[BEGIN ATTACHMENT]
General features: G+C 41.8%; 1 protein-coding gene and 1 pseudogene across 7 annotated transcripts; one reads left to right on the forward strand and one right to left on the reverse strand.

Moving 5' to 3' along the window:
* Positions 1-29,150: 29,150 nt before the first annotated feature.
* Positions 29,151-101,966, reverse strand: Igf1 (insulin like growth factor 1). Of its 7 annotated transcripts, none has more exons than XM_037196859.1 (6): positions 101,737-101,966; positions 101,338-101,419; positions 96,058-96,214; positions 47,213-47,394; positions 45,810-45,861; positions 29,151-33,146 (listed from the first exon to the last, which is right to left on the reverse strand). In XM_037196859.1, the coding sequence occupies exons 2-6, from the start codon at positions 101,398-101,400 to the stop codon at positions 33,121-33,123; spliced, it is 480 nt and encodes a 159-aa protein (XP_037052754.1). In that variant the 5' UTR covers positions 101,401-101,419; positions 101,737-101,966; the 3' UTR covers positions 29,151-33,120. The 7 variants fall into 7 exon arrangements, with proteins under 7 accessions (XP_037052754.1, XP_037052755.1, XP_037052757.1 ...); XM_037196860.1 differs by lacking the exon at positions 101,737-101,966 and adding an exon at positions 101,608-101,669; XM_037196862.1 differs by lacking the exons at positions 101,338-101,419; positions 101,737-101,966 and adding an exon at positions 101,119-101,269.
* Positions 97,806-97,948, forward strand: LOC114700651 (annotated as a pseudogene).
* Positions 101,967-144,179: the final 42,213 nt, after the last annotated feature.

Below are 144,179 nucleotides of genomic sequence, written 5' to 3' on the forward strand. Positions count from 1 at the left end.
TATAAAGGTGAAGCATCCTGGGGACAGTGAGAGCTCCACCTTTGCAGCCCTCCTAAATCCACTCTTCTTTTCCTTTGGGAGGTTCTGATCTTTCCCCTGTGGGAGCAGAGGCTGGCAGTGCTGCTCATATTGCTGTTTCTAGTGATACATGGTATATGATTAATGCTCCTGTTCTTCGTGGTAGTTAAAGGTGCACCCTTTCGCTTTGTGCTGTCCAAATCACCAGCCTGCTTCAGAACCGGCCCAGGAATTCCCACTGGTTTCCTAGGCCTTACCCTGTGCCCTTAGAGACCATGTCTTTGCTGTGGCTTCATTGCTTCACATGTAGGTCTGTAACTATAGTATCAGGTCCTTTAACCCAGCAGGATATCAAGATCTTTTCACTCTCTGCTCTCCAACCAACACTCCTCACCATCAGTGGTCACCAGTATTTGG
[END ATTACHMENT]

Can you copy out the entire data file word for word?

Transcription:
General features: G+C 41.8%; 1 protein-coding gene and 1 pseudogene across 7 annotated transcripts; one reads left to right on the forward strand and one right to left on the reverse strand.

Moving 5' to 3' along the window:
* Positions 1-29,150: 29,150 nt before the first annotated feature.
* Positions 29,151-101,966, reverse strand: Igf1 (insulin like growth factor 1). Of its 7 annotated transcripts, none has more exons than XM_037196859.1 (6): positions 101,737-101,966; positions 101,338-101,419; positions 96,058-96,214; positions 47,213-47,394; positions 45,810-45,861; positions 29,151-33,146 (listed from the first exon to the last, which is right to left on the reverse strand). In XM_037196859.1, the coding sequence occupies exons 2-6, from the start codon at positions 101,398-101,400 to the stop codon at positions 33,121-33,123; spliced, it is 480 nt and encodes a 159-aa protein (XP_037052754.1). In that variant the 5' UTR covers positions 101,401-101,419; positions 101,737-101,966; the 3' UTR covers positions 29,151-33,120. The 7 variants fall into 7 exon arrangements, with proteins under 7 accessions (XP_037052754.1, XP_037052755.1, XP_037052757.1 ...); XM_037196860.1 differs by lacking the exon at positions 101,737-101,966 and adding an exon at positions 101,608-101,669; XM_037196862.1 differs by lacking the exons at positions 101,338-101,419; positions 101,737-101,966 and adding an exon at positions 101,119-101,269.
* Positions 97,806-97,948, forward strand: LOC114700651 (annotated as a pseudogene).
* Positions 101,967-144,179: the final 42,213 nt, after the last annotated feature.

Below are 144,179 nucleotides of genomic sequence, written 5' to 3' on the forward strand. Positions count from 1 at the left end.
TATAAAGGTGAAGCATCCTGGGGACAGTGAGAGCTCCACCTTTGCAGCCCTCCTAAATCCACTCTTCTTTTCCTTTGGGAGGTTCTGATCTTTCCCCTGTGGGAGCAGAGGCTGGCAGTGCTGCTCATATTGCTGTTTCTAGTGATACATGGTATATGATTAATGCTCCTGTTCTTCGTGGTAGTTAAAGGTGCACCCTTTCGCTTTGTGCTGTCCAAATCACCAGCCTGCTTCAGAACCGGCCCAGGAATTCCCACTGGTTTCCTAGGCCTTACCCTGTGCCCTTAGAGACCATGTCTTTGCTGTGGCTTCATTGCTTCACATGTAGGTCTGTAACTATAGTATCAGGTCCTTTAACCCAGCAGGATATCAAGATCTTTTCACTCTCTGCTCTCCAACCAACACTCCTCACCATCAGTGGTCACCAGTATTTGG